The birth of the Belgian nation-state: masonic “national” discourses.

Anais Maes

Research output: Chapter in Book/Report/Conference proceedingMeeting abstract (Book)Research


1830, the Belgian Revolution. Not all groups of Belgian society, however, adhered to the project of a Belgian nation state. The reasons for not supporting the project were multiple: socio-economic, politic and cultural. Freemasonry is in many ways the reflection of the society in which it exits and thus 1830 was a critical moment for masonry. The masonic landscape in Belgium was being shaken up on a large scale, lodges dissapeared, others were born, obediences were created and masonic protest and dissent rose. There were different and contrasting masonic national discourses: the Belgian patriottic one, of course, but also a pro-Dutch orangistic one. A few lodges in the area of Liège didn't want to step into the Belgian Grand Orient, not out of anti-nationalism but because of political differences. The different masonic national discourses will be analysed through sources from those lodges who represented the three main movements (Belgian, orangistic and politically anti-Belgian). The pro-Belgian discourse will be analysed through lodges in Brussels(Les Amis Philanthropes), Leuven (La Constance) and Mechelen (La Régénération) as well as through different military lodges (and their civil successors), who clearly represented Belgian nationalist freemasonry. The orangist movement can best be investigated through Le Septentrion in Ghent. The important political dissenters in Liège (La Parfaite Intelligence et l'Etoile Réunies) and Verviers (Les Philadelphes), who created a new obedience (La Fédération Maçonnique Belge) complete the picture. The link with the historical context and profane world is a necessary one in this regard and will be made through the analysis of sources such as newspaper articles written by freemasons belonging to the above-mentioned lodges and articles concerning freemasonry, the lodges or their members. The arising as well as the evolution of these different "nationalist" movements (other elements started to gain importance from the '40's on, such as the end of the dispute with the Netherlands, the rising of anticlericalism and the growth of the liberal party) will be examined and this until 1848, when Belgium, succesfully avoiding the 1848 frenzy, proved to be a stable nation state.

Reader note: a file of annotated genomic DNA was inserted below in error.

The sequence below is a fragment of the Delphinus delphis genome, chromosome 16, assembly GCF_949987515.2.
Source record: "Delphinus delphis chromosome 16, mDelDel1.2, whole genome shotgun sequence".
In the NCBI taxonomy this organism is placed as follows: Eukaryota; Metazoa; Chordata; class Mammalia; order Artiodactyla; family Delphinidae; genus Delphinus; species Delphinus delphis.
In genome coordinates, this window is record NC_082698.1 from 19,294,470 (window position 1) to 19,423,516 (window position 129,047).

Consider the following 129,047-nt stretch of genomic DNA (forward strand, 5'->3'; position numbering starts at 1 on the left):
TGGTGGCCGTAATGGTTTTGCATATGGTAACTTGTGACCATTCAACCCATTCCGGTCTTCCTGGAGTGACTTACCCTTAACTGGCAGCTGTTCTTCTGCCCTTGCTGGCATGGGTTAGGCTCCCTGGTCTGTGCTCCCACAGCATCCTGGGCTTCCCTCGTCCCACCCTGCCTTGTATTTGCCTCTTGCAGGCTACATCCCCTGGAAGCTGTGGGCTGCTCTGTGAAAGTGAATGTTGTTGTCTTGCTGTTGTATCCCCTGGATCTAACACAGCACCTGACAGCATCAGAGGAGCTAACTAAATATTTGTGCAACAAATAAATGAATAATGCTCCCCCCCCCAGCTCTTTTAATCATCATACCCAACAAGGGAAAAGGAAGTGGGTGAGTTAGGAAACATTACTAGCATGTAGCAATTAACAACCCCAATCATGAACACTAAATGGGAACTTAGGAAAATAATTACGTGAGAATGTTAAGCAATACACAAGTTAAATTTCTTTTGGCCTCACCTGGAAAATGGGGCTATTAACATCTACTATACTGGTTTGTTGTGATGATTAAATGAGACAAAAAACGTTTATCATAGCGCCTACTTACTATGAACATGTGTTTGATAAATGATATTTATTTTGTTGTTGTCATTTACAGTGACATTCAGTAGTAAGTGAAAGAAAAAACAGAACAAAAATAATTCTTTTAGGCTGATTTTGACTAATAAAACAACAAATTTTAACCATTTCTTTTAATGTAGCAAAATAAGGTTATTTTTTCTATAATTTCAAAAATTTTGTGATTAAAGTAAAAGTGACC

Original languageEnglish
Title of host publicationUnknown
Publication statusPublished - 2009
EventFinds and Results from the Swedish Cyprus Expedition: A Gender Perspective at the Medelhavsmuseet - Stockholm, Sweden
Duration: 21 Sep 200925 Sep 2009


ConferenceFinds and Results from the Swedish Cyprus Expedition: A Gender Perspective at the Medelhavsmuseet


  • Freemasonry
  • Belgian Revolution
  • Nationalism


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